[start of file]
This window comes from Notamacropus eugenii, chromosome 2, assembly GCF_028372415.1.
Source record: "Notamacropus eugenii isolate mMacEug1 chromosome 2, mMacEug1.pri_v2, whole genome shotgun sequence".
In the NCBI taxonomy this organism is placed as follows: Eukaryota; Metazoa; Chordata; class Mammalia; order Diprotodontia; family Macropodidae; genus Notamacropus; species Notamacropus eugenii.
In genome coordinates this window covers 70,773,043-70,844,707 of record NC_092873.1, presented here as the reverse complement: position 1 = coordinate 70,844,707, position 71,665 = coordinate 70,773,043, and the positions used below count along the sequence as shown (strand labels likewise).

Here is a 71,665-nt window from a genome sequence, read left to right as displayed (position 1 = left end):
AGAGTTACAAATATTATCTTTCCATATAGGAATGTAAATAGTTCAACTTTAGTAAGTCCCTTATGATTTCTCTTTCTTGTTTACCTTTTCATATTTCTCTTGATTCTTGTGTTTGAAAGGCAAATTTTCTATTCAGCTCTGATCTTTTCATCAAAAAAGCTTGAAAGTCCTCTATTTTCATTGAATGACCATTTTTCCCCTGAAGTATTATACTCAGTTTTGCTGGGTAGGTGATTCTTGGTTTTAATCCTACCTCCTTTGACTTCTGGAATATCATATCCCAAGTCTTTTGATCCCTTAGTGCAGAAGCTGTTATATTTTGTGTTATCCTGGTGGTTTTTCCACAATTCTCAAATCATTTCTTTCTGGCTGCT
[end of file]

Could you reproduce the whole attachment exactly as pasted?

This window comes from Notamacropus eugenii, chromosome 2, assembly GCF_028372415.1.
Source record: "Notamacropus eugenii isolate mMacEug1 chromosome 2, mMacEug1.pri_v2, whole genome shotgun sequence".
In the NCBI taxonomy this organism is placed as follows: Eukaryota; Metazoa; Chordata; class Mammalia; order Diprotodontia; family Macropodidae; genus Notamacropus; species Notamacropus eugenii.
In genome coordinates this window covers 70,773,043-70,844,707 of record NC_092873.1, presented here as the reverse complement: position 1 = coordinate 70,844,707, position 71,665 = coordinate 70,773,043, and the positions used below count along the sequence as shown (strand labels likewise).

Here is a 71,665-nt window from a genome sequence, read left to right as displayed (position 1 = left end):
AGAGTTACAAATATTATCTTTCCATATAGGAATGTAAATAGTTCAACTTTAGTAAGTCCCTTATGATTTCTCTTTCTTGTTTACCTTTTCATATTTCTCTTGATTCTTGTGTTTGAAAGGCAAATTTTCTATTCAGCTCTGATCTTTTCATCAAAAAAGCTTGAAAGTCCTCTATTTTCATTGAATGACCATTTTTCCCCTGAAGTATTATACTCAGTTTTGCTGGGTAGGTGATTCTTGGTTTTAATCCTACCTCCTTTGACTTCTGGAATATCATATCCCAAGTCTTTTGATCCCTTAGTGCAGAAGCTGTTATATTTTGTGTTATCCTGGTGGTTTTTCCACAATTCTCAAATCATTTCTTTCTGGCTGCT